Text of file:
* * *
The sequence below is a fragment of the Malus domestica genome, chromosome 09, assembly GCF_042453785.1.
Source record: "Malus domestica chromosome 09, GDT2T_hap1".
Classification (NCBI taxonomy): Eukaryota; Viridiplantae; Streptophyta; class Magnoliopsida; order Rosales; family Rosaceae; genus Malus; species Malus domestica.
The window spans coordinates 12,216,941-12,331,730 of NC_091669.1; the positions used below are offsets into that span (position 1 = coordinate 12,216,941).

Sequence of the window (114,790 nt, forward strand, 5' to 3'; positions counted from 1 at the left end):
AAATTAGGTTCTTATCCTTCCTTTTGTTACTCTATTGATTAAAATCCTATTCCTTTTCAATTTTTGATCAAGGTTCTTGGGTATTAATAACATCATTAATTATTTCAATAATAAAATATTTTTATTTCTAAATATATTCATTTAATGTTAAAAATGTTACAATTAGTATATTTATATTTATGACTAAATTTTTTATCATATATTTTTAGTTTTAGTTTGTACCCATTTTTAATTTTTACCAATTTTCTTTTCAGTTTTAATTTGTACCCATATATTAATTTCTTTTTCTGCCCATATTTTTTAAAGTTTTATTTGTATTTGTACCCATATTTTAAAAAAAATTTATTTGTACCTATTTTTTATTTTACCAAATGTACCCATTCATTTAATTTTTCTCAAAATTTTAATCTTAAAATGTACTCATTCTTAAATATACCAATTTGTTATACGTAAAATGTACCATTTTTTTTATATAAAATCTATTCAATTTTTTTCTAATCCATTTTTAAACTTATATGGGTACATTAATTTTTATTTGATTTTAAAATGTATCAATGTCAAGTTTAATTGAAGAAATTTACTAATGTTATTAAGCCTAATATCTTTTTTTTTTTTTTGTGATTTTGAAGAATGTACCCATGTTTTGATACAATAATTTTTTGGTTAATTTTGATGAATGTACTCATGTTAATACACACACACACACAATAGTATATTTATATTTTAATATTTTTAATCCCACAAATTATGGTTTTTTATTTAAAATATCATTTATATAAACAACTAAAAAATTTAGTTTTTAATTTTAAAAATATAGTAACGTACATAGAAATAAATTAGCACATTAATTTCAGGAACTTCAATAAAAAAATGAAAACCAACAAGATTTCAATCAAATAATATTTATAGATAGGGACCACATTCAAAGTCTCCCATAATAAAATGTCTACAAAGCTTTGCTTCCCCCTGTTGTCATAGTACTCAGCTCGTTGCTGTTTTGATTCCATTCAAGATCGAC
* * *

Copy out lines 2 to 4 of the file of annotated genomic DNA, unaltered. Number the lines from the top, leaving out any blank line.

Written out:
Source record: "Malus domestica chromosome 09, GDT2T_hap1".
Classification (NCBI taxonomy): Eukaryota; Viridiplantae; Streptophyta; class Magnoliopsida; order Rosales; family Rosaceae; genus Malus; species Malus domestica.
The window spans coordinates 12,216,941-12,331,730 of NC_091669.1; the positions used below are offsets into that span (position 1 = coordinate 12,216,941).